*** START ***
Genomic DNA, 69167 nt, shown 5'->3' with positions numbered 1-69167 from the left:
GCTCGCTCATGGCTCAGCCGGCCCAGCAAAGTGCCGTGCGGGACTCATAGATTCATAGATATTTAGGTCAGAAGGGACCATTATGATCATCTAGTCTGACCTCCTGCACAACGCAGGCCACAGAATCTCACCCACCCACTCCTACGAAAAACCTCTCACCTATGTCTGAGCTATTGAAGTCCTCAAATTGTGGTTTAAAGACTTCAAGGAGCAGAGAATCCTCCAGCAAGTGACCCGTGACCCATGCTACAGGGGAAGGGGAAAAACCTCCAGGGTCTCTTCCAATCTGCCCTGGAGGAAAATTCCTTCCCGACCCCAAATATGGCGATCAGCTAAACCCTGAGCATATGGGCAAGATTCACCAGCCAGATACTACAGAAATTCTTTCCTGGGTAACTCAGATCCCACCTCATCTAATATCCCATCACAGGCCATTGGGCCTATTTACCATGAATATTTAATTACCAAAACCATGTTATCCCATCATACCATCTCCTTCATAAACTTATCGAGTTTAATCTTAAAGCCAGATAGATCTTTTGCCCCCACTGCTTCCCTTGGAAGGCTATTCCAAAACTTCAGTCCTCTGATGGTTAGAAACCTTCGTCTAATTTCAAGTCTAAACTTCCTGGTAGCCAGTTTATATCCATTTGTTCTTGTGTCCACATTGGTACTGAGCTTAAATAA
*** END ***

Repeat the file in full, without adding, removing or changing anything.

Genomic DNA, 69167 nt, shown 5'->3' with positions numbered 1-69167 from the left:
GCTCGCTCATGGCTCAGCCGGCCCAGCAAAGTGCCGTGCGGGACTCATAGATTCATAGATATTTAGGTCAGAAGGGACCATTATGATCATCTAGTCTGACCTCCTGCACAACGCAGGCCACAGAATCTCACCCACCCACTCCTACGAAAAACCTCTCACCTATGTCTGAGCTATTGAAGTCCTCAAATTGTGGTTTAAAGACTTCAAGGAGCAGAGAATCCTCCAGCAAGTGACCCGTGACCCATGCTACAGGGGAAGGGGAAAAACCTCCAGGGTCTCTTCCAATCTGCCCTGGAGGAAAATTCCTTCCCGACCCCAAATATGGCGATCAGCTAAACCCTGAGCATATGGGCAAGATTCACCAGCCAGATACTACAGAAATTCTTTCCTGGGTAACTCAGATCCCACCTCATCTAATATCCCATCACAGGCCATTGGGCCTATTTACCATGAATATTTAATTACCAAAACCATGTTATCCCATCATACCATCTCCTTCATAAACTTATCGAGTTTAATCTTAAAGCCAGATAGATCTTTTGCCCCCACTGCTTCCCTTGGAAGGCTATTCCAAAACTTCAGTCCTCTGATGGTTAGAAACCTTCGTCTAATTTCAAGTCTAAACTTCCTGGTAGCCAGTTTATATCCATTTGTTCTTGTGTCCACATTGGTACTGAGCTTAAATAA